The Ransom Center’s Stories to Tell exhibition features a rotating selection from the Ransom Center’s holdings.
Currently on display are selections from the Mad Men archive, donated by series creator Matthew Weiner and Lionsgate in January 2017. Among the objects on view are notes on character development, revised scripts, props, and a lookbook and costume for Joan Harris, all from the Season 6 premiere, “The Doorway.”
Season 6 of Mad Men takes place at the end of 1967 and moves into 1968. In interviews costume designer Janie Bryant said that she saw the styles from this season as precursors to the bold, colorful trends of the 1970s, and she wanted this larger shift in style to mirror the changes the characters experienced on a personal level. As a result, there was significant variation in style during Season 6 among the cast. Megan Draper, for example, sports the newest trends of the moment, while Don Draper maintains his classic style, ignoring growing trends of thicker ties and more vibrant colors that other male characters wear.
Having started the series as office manager, Joan Harris is now a partner at the agency Sterling, Cooper, Draper, Pryce, and her style has evolved accordingly. The costume on display in Stories to Tell is the ensemble Joan wears in the season premiere. It still has the form-fitting silhouette her character favors, but includes ruffles, a vest, and an A-line skirt. Ruffled necklines and cuffs were mainstream trends of the 1960s, giving Joan’s outfit an up-to-date look, while the menswear inspired vest emphasizes her new role at the agency.
Also on display is a lookbook by Bryant created for Season 6, containing clippings of advertisements, catalogs, and fashion photography from the time period. It visually summarizes the feeling and styles for Joan’s costumes. The images evoke Joan’s self-confident, professional appearance.
In the late 1960s, clothing became softer and less structured because clothing manufacturers and designers used less seam-shaping and built-in bones—thin strips of plastic or metal usually inserted into the bodice —when making clothes. These methods shaped a woman’s body in accordance with the structure of the outfit and restricted movement. For example, pencil skirts, a hallmark of Joan’s style in past seasons, confine movement much more than an A-line skirt, which she wears in this episode.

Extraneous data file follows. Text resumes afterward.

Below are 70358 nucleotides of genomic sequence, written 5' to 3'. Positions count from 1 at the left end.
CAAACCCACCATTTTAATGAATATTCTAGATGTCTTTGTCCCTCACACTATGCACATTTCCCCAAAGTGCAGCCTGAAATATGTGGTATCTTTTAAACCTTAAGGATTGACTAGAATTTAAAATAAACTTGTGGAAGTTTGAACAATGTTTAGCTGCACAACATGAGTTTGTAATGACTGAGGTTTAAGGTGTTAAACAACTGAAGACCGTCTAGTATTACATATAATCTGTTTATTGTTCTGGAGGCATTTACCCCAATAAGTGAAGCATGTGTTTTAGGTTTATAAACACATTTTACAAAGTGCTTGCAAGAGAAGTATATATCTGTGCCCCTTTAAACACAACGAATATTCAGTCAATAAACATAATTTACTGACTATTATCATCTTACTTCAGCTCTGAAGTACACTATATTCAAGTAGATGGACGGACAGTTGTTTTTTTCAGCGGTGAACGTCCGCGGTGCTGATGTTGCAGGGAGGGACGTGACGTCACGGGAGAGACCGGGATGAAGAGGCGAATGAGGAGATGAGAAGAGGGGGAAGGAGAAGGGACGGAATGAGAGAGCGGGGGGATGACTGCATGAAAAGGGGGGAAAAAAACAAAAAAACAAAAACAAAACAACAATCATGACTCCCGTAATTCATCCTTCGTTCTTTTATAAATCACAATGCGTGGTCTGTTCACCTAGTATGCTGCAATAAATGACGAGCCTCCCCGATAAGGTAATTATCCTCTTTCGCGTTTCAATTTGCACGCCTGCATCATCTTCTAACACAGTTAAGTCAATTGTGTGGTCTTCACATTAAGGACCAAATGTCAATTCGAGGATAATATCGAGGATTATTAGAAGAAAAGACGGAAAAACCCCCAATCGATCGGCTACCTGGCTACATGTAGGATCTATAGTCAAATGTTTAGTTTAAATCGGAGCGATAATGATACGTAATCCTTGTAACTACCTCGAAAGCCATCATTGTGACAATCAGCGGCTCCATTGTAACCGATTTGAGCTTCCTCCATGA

According to Jill Morena, costumes and preservation technician at the Ransom Center, Joan’s costume was made entirely by Bryant and her team, with the exception of the ensemble’s brooch and earrings. Making the garments themselves allowed the team to recreate the style of the era while tailoring the costume exclusively to actor Christina Hendricks.
Bryant and her team also used vintage 1960s garments, which were tailored to the actor or modified to fit with the character and the scene. The inside of Joan’s costume is not finished with lining, which is common in film and television costumes; either the costume fits or drapes on the actor best without lining, there are time or budget constraints, or the interior of the garment will not be seen on camera, and therefore isn’t necessarily needed. The ultimate goals for Bryant and her team were to create costumes that embody the character’s style and personality, fit the actor well and are comfortable to move in given the demands and actions of the scene, and express the overall arc of the show’s narrative.
See these items from the Mad Men archive along with selections from the archives of Edgar Allen Poe, Kazuo Ishiguro, Anne Sexton, and others on display through February 26, 2018, in Stories to Tell: Selections from the Harry Ransom Center.